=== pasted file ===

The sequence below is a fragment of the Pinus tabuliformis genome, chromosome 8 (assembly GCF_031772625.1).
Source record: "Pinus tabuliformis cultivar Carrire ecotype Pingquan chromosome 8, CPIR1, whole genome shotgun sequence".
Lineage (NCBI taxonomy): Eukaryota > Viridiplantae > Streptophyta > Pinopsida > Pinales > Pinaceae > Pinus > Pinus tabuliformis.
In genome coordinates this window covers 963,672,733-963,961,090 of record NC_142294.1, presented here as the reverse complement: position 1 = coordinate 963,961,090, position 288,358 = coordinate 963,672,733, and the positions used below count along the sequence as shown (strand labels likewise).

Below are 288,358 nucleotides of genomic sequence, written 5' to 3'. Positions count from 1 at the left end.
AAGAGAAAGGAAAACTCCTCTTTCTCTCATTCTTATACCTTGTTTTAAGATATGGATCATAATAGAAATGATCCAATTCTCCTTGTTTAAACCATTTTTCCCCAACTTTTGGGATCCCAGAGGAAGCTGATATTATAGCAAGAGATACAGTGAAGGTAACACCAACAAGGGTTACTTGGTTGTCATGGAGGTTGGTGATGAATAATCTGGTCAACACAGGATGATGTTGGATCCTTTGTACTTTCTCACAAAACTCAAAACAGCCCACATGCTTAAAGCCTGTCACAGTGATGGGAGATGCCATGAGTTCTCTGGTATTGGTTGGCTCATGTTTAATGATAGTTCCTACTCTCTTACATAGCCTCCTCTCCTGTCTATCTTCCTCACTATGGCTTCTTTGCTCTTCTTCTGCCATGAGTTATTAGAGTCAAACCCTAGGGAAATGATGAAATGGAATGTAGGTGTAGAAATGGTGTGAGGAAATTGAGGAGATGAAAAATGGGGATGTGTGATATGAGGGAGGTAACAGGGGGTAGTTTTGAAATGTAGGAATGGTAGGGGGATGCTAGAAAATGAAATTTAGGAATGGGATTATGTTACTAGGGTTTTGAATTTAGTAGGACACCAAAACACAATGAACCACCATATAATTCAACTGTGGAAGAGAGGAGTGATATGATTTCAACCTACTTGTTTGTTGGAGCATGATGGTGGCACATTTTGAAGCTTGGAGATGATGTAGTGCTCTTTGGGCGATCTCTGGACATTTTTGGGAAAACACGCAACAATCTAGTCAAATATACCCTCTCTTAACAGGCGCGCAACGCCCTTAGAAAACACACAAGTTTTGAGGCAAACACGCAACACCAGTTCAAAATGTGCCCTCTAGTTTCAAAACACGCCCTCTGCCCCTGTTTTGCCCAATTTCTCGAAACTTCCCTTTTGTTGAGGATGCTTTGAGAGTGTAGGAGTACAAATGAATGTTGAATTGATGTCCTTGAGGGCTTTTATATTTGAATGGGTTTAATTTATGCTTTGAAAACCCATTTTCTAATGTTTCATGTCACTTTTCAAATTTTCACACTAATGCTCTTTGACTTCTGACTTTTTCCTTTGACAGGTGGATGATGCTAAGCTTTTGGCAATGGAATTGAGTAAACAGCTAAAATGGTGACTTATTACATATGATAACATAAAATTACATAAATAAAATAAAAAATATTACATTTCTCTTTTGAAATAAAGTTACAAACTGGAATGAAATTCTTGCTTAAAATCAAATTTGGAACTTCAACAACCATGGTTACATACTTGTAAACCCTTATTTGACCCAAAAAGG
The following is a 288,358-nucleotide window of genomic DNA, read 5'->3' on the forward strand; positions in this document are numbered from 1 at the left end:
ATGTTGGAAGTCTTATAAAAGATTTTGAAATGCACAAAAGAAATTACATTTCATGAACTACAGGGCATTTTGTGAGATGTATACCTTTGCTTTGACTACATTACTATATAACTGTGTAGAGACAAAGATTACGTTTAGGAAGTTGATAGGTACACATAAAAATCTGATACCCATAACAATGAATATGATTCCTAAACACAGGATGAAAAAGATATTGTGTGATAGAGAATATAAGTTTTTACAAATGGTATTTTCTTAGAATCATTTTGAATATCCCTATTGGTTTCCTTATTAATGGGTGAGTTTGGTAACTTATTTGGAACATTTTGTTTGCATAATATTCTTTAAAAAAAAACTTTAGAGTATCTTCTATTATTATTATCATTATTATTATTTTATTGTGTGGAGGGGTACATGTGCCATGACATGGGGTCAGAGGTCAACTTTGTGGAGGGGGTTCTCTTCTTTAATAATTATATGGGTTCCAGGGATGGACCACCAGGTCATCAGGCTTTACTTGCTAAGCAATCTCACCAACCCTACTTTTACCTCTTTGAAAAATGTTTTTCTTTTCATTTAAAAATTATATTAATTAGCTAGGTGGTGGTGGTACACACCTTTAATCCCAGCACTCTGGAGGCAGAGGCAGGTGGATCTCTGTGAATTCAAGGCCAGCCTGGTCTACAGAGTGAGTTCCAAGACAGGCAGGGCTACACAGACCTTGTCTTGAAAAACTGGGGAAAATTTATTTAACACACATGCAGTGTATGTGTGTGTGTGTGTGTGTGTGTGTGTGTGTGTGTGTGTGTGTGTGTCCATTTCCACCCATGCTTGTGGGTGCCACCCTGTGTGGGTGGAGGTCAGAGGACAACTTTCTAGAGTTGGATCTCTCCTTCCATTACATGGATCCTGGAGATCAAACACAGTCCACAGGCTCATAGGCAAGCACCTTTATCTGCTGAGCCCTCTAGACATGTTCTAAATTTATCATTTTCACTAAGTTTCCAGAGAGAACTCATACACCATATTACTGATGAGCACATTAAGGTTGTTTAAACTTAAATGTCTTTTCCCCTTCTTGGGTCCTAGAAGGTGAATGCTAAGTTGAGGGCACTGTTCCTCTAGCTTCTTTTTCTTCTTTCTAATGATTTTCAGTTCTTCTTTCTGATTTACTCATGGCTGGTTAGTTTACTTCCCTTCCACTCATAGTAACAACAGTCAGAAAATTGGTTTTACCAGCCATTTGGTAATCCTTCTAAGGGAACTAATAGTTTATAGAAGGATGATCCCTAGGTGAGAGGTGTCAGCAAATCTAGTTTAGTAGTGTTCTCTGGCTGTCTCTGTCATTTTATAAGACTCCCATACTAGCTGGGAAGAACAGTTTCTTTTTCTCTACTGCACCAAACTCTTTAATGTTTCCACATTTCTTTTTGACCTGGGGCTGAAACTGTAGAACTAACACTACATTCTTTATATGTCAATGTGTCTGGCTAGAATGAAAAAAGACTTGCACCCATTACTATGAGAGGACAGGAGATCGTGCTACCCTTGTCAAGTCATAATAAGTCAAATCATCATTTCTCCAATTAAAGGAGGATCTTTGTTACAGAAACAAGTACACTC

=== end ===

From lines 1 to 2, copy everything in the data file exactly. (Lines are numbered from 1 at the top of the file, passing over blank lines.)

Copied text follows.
The sequence below is a fragment of the Pinus tabuliformis genome, chromosome 8 (assembly GCF_031772625.1).
Source record: "Pinus tabuliformis cultivar Carrire ecotype Pingquan chromosome 8, CPIR1, whole genome shotgun sequence".